Since the 2016 presidential election, politics in America have felt more partisan than ever before. Even the COVID-19 pandemic has turned into a partisan issue as only 37% of Republicans surveyed by the Pew Research Center in June said the pandemic was a very big problem for the United States, compared with 76% of Democrats surveyed.
The intense political polarization has led some Americans to take a step back, evading discussing political issues or ignoring politics altogether. This becomes an even bigger issue today because people have more control over the kind of information they are exposed to. If they don’t subscribe to a certain viewpoint, they specifically choose to gain their news from sources they know lean more to their political preferences.
Yet, ignoring political issues because the conversations are too uncomfortable or difficult to have, does not mean they simply disappear from existence. It certainly doesn’t mean political issues get solved.
This year has shown many Americans that we cannot simply standby or close our eyes when issues we might not want to deal with come to fruition. From racial inequality, protests, to wildfires on the West Coast, Americans have been forced to open their eyes and realize just how far their inaction or selective ignorance has gone. As recent events have shown, this strategy only allows the issue to continue on, causing problems within future policies and relations in the country.
But, what can you do to be a more responsible citizen?
It’s not enough to simply acknowledge you have a problem. You must also stay informed and educate yourself on social, economic and political issues as well as political candidates’ campaign platforms to truly be a responsible citizen. Taking this approach allows you to make educated decisions when you vote, pushing you to the polls and picking a candidate to support based on this newfound information you have discovered and interpreted.
By taking the time to investigate a candidate’s platform, you are able to learn what issues are important to them. You are also able to learn what the individual stands for and what they want to see alter/keep if they are elected to office.
If the political candidate you are interested in supporting has previously served in a public office, you may want to also look at their track record on issues they say they support. If the candidate hasn’t previously held such a position, consider looking into their professional background before they decided to run for office.
Taking this initiative can help you gain a better understanding of the true actions of the candidate. If environmental issues are very important to you, then you might not want to vote for a candidate who says they want to address climate change but really has had ties with oil companies. Similarly, you might not want to vote for a candidate who says they’ll work towards reforming the criminal justice system if they have a history of contributing to the problem.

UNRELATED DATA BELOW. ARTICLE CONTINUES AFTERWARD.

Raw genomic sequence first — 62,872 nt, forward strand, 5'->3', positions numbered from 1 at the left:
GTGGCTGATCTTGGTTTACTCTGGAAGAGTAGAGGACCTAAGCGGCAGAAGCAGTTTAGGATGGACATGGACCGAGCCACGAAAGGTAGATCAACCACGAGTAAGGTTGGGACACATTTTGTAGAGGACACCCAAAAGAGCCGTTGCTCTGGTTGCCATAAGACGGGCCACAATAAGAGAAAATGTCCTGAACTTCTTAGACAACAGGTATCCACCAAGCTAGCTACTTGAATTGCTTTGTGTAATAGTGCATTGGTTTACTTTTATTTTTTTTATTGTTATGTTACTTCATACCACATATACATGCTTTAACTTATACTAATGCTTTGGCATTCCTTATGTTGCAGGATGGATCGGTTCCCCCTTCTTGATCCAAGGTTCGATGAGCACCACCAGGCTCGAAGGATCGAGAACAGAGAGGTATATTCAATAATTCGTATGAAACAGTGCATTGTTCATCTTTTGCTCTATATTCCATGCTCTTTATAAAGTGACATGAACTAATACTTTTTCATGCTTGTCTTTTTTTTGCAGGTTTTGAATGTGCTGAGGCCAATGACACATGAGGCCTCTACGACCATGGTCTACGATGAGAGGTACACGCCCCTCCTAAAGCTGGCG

You should also take the time to gain a better understanding of the debate surrounding an issue you are passionate about. To do this, consider signing up for email newsletters from news organizations with different political leanings so you can gain a fuller picture of the issue. There are also several podcasts that look at the political environment from multiple ideological perspectives.
To get you started, consider listening to Pantsuit Politics, KCRW’s Left, Right & Center or the New York Time’s The Argument podcasts to inform yourself about how important issues are perceived differently across the political spectrum.
Evaluate Your Information
With the rampant spread of “fake news” stories today, misinformation is a serious issue you should be concerned about when educating yourself about political issues.
In a 2017 Vox Media interview, political scientist Emily Thorson argued that “misinformation is most dangerous when it causes people to change their behavior.” It has the ability to confuse the American public when it comes to important policies or issues they might not have a clear opinion or understanding of.
That’s why it’s important to evaluate any information you gather about current political issues. Ask yourself whether or not the information you’ve gathered has come from a credible news source. What facts do they use to support their argument? What is the known bias of this media organization? What are other media organizations take on the issue?
Take Action and Vote
Lastly, remember to vote! The most influential way you as a citizen can influence your government is to vote for the people you want to represent your interests.
Unfortunately, local and state elections usually do not have as high of a profile or voter turnout as presidential elections. In fact, Portland State University’s 2016 research project found that “in most cities, few people vote in mayoral elections, and those who do vote tend to be older and more affluent than the population at large and less likely to be people of color.”
However, these can be some of the most important elections for your community. By participating in local and state elections, you are able to make small changes in your own community to make your local leadership more reflective of your values and interests. You can influence how your local criminal justice system functions through the judges you elect to office. You can also make sure your community has effective leadership in times of crisis through the mayors your elect. From the presidential election to local and state elections, make sure you register to vote and either show up at the polls or mail in a ballot this November.